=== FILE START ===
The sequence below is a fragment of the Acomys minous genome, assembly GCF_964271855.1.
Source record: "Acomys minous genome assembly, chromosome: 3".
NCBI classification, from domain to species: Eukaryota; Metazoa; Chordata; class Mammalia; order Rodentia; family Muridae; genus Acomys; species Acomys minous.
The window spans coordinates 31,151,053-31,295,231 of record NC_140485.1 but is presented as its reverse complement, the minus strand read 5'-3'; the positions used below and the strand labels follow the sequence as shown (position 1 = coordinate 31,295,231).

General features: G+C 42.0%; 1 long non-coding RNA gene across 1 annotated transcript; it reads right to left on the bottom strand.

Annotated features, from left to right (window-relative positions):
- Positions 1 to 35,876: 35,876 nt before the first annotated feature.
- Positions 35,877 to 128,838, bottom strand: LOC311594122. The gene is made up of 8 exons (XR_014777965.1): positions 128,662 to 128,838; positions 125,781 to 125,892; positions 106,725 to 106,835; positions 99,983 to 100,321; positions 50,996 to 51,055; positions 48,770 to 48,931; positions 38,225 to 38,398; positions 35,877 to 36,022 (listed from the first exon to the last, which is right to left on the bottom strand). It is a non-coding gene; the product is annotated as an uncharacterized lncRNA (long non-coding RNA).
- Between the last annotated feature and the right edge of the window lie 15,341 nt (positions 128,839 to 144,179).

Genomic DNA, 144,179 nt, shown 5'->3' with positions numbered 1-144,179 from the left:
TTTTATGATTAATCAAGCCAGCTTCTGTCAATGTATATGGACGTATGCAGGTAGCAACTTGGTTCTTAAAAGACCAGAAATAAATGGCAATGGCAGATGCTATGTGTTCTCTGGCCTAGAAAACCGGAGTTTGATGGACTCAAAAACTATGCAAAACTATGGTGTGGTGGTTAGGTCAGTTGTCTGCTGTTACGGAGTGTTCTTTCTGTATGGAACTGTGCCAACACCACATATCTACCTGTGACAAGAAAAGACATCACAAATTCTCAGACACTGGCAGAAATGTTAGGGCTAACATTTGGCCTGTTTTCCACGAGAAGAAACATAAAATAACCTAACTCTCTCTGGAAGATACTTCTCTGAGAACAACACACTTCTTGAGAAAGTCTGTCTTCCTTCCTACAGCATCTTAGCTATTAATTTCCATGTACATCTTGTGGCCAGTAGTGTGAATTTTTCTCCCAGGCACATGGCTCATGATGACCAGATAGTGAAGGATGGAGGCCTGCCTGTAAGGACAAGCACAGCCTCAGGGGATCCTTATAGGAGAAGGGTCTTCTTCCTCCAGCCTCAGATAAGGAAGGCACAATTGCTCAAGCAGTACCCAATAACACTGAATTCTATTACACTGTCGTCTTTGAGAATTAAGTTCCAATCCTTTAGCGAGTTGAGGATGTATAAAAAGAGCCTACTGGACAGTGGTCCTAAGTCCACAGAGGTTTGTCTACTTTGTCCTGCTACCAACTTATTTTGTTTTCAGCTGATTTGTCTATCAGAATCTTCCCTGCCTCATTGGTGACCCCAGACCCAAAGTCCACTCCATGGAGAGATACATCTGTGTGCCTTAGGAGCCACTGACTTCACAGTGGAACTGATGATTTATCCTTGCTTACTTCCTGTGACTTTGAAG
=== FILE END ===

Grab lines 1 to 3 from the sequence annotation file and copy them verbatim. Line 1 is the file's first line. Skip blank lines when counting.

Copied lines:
The sequence below is a fragment of the Acomys minous genome, assembly GCF_964271855.1.
Source record: "Acomys minous genome assembly, chromosome: 3".
NCBI classification, from domain to species: Eukaryota; Metazoa; Chordata; class Mammalia; order Rodentia; family Muridae; genus Acomys; species Acomys minous.